While many westerners believe they do not like the taste of green tea, this is often because they have only experienced poor quality leaves, brewed too long and at too high a temperature. In fact, green tea can be a truly remarkable drink, full of delicate flavours, complex aromas and endless variety. Rich in antioxidants and other health-giving compounds, green tea has been used in traditional Chinese medicine for centuries. Contrary to popular belief, however, it does contain caffeine, though generally less than black teas.
Green tea is made from the Camellia sinensis plant, the same plant species from which black teas are made. In the Chinese provinces of Fujian, Zhejiang and Anhui – the home of some of the best green teas – over a thousand different types of green tea are made, rivalling wine in diversity. Here, ancestral techniques vary from region to region, or even from village to village. Introduced to Japan in the eighth century by Buddhist monks, green tea has more recently spread to other tea-producing countries such as Vietnam and northern India.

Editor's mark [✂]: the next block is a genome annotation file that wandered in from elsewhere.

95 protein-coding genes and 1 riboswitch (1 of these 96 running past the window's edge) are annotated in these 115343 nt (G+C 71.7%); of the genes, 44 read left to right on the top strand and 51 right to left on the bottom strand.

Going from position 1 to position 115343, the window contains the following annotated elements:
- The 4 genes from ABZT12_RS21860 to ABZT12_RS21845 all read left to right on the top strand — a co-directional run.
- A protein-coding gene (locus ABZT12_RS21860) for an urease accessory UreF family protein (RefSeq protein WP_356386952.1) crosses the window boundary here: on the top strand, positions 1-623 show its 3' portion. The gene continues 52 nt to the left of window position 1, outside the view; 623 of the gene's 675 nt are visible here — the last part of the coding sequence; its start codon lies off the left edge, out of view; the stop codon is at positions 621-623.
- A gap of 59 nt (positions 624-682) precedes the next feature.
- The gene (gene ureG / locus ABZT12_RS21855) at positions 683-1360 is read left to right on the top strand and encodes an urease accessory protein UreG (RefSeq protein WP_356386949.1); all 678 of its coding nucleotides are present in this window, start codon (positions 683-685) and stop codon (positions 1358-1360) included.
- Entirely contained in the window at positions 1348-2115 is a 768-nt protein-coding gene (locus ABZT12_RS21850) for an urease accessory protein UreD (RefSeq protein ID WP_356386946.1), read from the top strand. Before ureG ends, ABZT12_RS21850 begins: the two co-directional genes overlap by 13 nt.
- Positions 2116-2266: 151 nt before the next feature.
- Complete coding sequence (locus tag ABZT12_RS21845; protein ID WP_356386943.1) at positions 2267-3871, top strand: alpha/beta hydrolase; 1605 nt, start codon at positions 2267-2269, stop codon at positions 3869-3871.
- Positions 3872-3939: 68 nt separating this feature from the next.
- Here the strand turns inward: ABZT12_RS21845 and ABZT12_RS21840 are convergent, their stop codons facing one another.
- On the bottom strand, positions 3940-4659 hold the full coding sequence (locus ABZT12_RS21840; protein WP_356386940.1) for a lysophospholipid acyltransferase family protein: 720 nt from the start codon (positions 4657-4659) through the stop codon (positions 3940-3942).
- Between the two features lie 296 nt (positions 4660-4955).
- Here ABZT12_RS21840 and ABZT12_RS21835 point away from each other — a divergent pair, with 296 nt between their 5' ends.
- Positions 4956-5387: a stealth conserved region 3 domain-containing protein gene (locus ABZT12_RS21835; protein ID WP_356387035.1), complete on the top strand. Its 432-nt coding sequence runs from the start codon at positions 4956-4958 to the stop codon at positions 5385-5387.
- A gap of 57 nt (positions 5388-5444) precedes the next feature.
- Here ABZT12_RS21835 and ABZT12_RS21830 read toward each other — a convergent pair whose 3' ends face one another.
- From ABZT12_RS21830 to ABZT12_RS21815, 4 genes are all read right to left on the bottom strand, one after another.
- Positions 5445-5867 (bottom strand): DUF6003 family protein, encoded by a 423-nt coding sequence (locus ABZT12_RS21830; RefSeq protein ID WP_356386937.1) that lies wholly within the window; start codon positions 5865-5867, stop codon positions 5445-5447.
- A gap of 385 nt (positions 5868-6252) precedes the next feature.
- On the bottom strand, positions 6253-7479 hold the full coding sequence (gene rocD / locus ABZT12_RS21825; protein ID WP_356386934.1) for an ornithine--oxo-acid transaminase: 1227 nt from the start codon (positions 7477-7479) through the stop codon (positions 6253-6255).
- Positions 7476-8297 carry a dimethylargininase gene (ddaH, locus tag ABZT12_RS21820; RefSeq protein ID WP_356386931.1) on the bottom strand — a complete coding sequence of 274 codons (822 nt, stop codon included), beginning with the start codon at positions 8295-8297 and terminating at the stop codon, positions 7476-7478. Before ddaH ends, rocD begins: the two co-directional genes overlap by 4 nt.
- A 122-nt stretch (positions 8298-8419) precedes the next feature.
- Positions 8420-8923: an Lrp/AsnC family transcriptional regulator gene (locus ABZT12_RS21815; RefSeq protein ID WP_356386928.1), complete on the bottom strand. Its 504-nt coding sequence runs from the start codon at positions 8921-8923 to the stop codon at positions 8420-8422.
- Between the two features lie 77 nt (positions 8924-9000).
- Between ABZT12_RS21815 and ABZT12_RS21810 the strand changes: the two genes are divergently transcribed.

Unlike with black teas, with green teas the process of oxidisation – the natural darkening of the leaf that occurs after picking, also called fermentation – is prevented through the application of heat. The leaves can be ‘fired’ in a pan placed over a flame, baked in a heated revolving drum, or steamed in the Japanese style. The leaves are shaped by curling, pressing, rolling and swirling motions. Manual rolling requires enormous practise and dexterity, and countless shapes have been created, all of them revealing slightly different tasting notes. The liquor of a green tea is typically a green or yellow colour, and flavours range from toasty, to more grassy, to fresh and mild.